My latter critique concerning the relationships of Churchill and FDR to Stalin is one that I suspect McMeekin expected the reader to infer, though this is odd considering the above critique. FDR’s actions in particular beggar such belief that reading the accounts of his decisions as well as his exact words paint a picture of the most grotesque caricature of a non-sexual cuck in human history. FDR would have licked Stalin’s boots if he were so inclined to ask. McMeekin provides the explanation of the English and American leaders’ actions to those of Stalin’s character. Stalin was apparently such an unbelievably suave, charismatic, handsome, and commanding individual that he didn’t even have to hint in order for actions from FDR and Churchill to take place on his behalf. Some of which include committing highly illegal domestic acts, hiding actions from the public, blatantly lying about US and UK involvement in the war, betraying known allies, ignoring top military commanders and intelligence, promising to execute tens of thousands of German officers, planning to bring the Germans back into a pre-industrial sustenance farming existence, as well as many many other catastrophically abhorrent actions.
All of this to say this second critique ironically challenges the foundational narrative of Stalin’s War itself. McMeekin believes Stalin was the mastermind behind World War II, hence coining it as Stalin’s baby. There is no doubt Stalin played one of the central roles in this grand reshaping of the West, but I do not believe the topical explanation of a person being so unbelievably charismatic that others belonging to different nations would readily sell out their own people in one of the largest transfers of wealth and power in human history. An alternative explanation that goes beyond mere speculation and is grounded in observable facts is that FDR and Churchill were owned. They were obviously given orders to back Stalin at every conceivable opportunity, no matter the cost.
I suspect McMeekin’s blind spot is due to his inability to apply math to Germany’s initial enemies. We know Churchill owed massive debts to the Rothchilds. We know FDR practically handed the US government over to the Jews by positioning said groups in various key advisor, intelligence, and leadership roles- most right leaning books on this subject refer to them as “communists” but the racial identification is much more accurate. We know of the overwhelming Jewish Bolshevik revolution and subsequent repression of the Russian people. We know of US Jews in US newspapers praising the Soviet Communist regime as their version of heaven on Earth. We know of Jewish desecration spreading west from the USSR. We know of World Jewry’s declaration of war on Germany once Hitler rose to power and removed Jewish power over Germany. We know the Germans did not slaughter and burn six million Jews. We know of the Jews’ hatred of Christendom and of the European Nations.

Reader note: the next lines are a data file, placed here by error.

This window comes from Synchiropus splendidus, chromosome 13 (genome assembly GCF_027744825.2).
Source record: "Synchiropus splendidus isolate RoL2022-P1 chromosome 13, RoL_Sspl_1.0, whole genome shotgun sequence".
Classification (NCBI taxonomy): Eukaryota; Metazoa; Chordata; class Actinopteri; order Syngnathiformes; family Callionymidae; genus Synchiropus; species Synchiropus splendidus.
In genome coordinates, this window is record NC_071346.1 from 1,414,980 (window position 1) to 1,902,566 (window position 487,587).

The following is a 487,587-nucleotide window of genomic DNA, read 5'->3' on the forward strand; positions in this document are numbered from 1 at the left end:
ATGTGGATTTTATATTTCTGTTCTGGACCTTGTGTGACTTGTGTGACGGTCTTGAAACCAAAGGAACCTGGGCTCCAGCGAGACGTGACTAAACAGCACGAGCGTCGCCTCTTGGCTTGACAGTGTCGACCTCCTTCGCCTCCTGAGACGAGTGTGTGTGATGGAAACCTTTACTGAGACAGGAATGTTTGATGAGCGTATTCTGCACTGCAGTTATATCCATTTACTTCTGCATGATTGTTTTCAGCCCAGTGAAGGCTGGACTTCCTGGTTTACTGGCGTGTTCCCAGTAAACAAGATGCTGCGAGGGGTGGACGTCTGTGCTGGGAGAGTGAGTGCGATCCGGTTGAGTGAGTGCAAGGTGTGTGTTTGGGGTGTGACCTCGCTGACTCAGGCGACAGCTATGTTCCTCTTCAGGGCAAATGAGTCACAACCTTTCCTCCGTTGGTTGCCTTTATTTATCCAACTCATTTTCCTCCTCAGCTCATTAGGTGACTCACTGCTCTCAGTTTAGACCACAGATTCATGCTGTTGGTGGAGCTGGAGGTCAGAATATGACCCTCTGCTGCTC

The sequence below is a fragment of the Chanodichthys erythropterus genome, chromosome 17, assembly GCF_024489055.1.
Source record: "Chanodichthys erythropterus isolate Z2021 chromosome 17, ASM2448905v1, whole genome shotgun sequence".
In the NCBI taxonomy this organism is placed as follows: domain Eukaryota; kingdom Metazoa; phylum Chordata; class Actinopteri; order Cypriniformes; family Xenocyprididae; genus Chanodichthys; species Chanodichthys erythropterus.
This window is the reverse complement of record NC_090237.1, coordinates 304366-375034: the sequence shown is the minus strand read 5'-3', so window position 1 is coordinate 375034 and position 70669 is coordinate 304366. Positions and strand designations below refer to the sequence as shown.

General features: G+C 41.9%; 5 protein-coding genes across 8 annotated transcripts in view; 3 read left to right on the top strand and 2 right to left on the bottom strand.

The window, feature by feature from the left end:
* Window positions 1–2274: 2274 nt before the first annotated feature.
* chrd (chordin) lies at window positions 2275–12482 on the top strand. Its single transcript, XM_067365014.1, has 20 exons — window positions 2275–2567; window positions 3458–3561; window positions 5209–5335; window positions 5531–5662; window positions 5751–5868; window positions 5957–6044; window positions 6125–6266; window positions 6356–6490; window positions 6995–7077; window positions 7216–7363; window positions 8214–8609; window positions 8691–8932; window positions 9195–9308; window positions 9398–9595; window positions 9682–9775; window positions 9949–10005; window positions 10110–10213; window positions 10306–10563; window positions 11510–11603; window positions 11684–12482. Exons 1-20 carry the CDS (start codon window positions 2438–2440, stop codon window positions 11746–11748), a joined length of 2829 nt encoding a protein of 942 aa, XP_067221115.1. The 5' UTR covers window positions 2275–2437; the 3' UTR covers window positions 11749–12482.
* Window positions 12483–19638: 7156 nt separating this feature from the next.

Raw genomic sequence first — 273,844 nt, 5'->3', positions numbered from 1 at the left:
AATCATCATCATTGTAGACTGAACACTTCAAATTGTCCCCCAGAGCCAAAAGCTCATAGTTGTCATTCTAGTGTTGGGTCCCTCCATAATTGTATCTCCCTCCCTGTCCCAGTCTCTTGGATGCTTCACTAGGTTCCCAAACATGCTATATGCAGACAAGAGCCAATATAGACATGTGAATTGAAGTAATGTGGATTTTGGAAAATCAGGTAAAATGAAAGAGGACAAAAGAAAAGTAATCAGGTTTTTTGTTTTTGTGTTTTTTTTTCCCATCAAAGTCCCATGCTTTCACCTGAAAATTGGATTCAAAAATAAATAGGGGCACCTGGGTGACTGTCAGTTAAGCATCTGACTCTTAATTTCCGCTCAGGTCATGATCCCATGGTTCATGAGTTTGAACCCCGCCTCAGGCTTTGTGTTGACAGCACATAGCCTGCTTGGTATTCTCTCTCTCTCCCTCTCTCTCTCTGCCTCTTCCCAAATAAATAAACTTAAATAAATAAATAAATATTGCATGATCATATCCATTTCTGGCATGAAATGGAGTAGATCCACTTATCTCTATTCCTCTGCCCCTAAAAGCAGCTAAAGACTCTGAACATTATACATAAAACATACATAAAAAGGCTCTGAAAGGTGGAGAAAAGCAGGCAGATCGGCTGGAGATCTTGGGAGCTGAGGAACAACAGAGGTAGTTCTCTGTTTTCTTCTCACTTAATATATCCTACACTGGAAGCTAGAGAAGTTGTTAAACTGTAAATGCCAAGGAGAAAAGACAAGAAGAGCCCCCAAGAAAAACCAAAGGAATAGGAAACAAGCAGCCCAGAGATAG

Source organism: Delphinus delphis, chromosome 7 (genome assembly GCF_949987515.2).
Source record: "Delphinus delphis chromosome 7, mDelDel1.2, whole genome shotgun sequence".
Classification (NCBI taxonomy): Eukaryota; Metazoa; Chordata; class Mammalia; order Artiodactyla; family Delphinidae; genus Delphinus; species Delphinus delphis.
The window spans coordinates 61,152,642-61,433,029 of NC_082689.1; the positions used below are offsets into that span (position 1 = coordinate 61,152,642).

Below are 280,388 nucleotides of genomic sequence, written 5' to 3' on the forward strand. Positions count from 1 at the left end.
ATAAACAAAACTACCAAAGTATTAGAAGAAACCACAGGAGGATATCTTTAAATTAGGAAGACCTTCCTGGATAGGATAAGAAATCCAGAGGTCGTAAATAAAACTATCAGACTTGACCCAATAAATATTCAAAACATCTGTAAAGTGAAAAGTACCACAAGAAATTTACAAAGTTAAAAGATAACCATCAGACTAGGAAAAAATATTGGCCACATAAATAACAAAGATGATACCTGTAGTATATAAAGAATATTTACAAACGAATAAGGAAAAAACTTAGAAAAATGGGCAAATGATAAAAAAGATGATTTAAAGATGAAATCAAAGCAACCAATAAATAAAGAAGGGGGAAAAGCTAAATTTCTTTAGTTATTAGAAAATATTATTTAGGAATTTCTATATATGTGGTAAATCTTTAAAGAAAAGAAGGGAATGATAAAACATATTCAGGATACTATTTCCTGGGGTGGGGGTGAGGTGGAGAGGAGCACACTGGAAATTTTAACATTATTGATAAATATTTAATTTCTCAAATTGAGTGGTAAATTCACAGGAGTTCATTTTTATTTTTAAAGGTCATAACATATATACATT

Stalin most certainly benefited from World War II. But so did the Jews. Israel was founded on May 17, 1948. The state, which did not even exist during WWII, was recognized by Truman on the same day and the USSR three days later. A new country set up in a part of the world that had practically nothing to do with World War II, being immediately recognized by, then, Cold Warring enemies, and the amount of influence it has expressed since its founding leads one to suspect the Jews were more than meek tragic figures targeted by the Nazis during the war.
Whatever the reason for McMeekin’s blindness, his work is easily still worth reading.
There were many portions of Stalin’s War where, just about every other page, I would turn to my buddy and say “You are not going to believe this.” After enough instances of this behavior, he responded “at this point, I would believe anything.” The amount of reference material alone is worth having. It comes in a little under 700 pages of prose, with another 150+ of notes and references. McMeekin has done a service to the memories of the victims who fell prey to the Powers That Were over World War II.